2019 WE Empower Awardee, Leah Lizarondo, is the co-founder of 412 Food Rescue, a technology-driven food recovery platform that bridges the disconnect between the food wasted in the United States with its food-insecure citizens. Roughly one in seven Americans is food poor and some 40% of food produced is never eaten, but ends up as waste in landfills, creating Greenhouse Gas. Through utilizing technology and establishing the mobile app Food Rescue Hero, 412 Food Rescue transports food surplus to a network of nonprofits that connects the glut with people, not landfills. The organization supports people in need by providing access to other social services that can aid their users. Its program, Single Stop, is an online screening tool that condenses convoluted social service eligibility rules into a simple, confidential process to help people receive the aid they need.
Towards a sustainable future
By utilizing volunteer service to transport surplus to nonprofits that redistribute food, 412 Food Rescue reduces food insecurity and promotes SDG 2 Zero Hunger. The point-to-point food distribution model allows pre-existing food aid organizations to have greater access to recovered food. SDG 12 Responsible Consumption and Production is attained through facilitating a link between these organizations and food surfeit. The agriculture industry is one of the main causes of climate change in the US, yet traditional food markets waste much of what the industry produces. 412 Food Rescue estimates that the cumulative 6 million pounds of food they have redirected from landfills has mitigated 3 million pounds of CO2 from impacting the environment. Reducing food waste allows 412 Food Rescue to support SDG 13 Climate Action.
Providing food security when social interactions are limited
COVID-19 impacted many businesses and organizations in ways that required strong leadership and navigation. Over the past couple of months, Lizarondo worked tirelessly to ensure that her staff, volunteers, and recipients have continual access to food. In many ways, she has needed to restructure her business in order to meet the safety requirements of social distancing. While many might have fallen to the pressure, Lizarondo has persevered and continued her food rescue business.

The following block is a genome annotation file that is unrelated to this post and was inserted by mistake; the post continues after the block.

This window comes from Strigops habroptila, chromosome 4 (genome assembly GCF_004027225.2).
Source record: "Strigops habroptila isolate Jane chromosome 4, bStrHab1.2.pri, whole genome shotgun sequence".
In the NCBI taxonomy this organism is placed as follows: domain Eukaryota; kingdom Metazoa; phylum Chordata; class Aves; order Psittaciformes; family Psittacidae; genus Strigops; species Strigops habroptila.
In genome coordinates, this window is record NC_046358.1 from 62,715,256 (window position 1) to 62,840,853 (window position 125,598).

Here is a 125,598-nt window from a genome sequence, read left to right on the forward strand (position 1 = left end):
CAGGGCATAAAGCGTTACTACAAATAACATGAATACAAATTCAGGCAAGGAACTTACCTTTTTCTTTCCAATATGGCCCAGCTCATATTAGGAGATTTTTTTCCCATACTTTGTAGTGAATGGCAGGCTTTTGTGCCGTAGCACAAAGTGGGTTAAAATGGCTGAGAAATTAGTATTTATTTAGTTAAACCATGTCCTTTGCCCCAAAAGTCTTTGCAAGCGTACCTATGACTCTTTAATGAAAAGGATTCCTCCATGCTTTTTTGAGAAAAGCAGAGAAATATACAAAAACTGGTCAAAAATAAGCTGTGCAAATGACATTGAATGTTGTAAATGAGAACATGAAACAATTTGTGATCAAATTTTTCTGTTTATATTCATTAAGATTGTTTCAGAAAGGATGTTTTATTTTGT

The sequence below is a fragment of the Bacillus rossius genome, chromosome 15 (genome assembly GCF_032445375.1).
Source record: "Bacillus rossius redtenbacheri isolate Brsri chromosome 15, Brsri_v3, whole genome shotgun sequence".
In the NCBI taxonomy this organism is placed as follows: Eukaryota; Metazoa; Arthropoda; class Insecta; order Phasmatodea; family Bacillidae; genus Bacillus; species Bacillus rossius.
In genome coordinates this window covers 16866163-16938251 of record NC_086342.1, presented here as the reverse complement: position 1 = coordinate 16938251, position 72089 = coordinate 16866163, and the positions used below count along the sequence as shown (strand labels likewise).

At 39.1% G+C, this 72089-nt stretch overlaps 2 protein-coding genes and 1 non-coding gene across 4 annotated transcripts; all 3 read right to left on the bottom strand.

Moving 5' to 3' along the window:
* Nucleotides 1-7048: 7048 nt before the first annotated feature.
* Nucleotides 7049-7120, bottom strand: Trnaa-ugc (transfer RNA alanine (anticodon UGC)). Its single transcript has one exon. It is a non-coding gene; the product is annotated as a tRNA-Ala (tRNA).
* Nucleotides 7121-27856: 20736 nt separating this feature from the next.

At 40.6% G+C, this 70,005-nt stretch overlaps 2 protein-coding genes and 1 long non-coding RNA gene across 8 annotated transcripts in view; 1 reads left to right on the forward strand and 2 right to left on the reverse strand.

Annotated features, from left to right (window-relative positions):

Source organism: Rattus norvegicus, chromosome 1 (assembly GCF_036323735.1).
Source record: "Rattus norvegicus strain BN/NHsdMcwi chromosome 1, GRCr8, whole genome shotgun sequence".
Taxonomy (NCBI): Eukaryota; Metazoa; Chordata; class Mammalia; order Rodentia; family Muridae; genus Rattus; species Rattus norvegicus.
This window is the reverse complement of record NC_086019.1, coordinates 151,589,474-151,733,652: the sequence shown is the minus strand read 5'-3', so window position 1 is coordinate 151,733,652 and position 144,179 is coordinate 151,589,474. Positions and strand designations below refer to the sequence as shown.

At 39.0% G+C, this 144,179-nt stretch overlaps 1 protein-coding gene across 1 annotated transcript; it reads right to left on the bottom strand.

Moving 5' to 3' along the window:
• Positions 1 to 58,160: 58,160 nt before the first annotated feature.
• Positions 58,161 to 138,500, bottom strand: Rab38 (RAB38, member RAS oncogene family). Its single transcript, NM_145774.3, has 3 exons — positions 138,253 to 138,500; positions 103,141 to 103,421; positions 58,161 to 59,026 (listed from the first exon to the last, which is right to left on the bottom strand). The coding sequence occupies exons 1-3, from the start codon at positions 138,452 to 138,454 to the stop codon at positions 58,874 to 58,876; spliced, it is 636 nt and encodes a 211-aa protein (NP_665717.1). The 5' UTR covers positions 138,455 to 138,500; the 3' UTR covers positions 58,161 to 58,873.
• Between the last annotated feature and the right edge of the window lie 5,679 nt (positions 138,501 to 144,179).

One of the first transitions Lizarondo made was ensuring her volunteer drivers have access to gloves to avoid contaminating donated food. Then, she partnered with local restaurants and food banks to create meals that are delivered directly to people’s doors. This showcases Lizarondo’s quick and innovative thinking as 412 Food Rescue previously did not provide meals nor deliver. Her adaptability to new environments and contexts has allowed the organization to thrive in these unprecedented times. When she was presented with the issue of getting food to students in need, she worked until she found a solution: using the preexisting bus system. Most students live near a bus stop that takes them to school, using these routes, Food Hero’s are able to drop off meals to students who relied on their schools as a stable source of food.
Lizarondo and 412 Food Hero were pleasantly surprised by the eruption of volunteer support they have received since quarantine began. She states that the organization has seen the largest increase in volunteers since its inception and she credits this influx with people’s innate altruism. Without the support of these volunteers, 412 Food Rescue would not have accomplished all it has during this time. Lizarondo also gives thanks to her community at the WE Empower UN SDG Challenge. She says that without the support of leaders curated through this program, Lizarondo would not have the resilience and flexibility to meet the demands brought by quarantine. Listen to Leah Lizarondo’s interview with WE Empower co-chair and Vital Voices’ CEO, Alyse Nelson, on the podcast Voices of Resilience.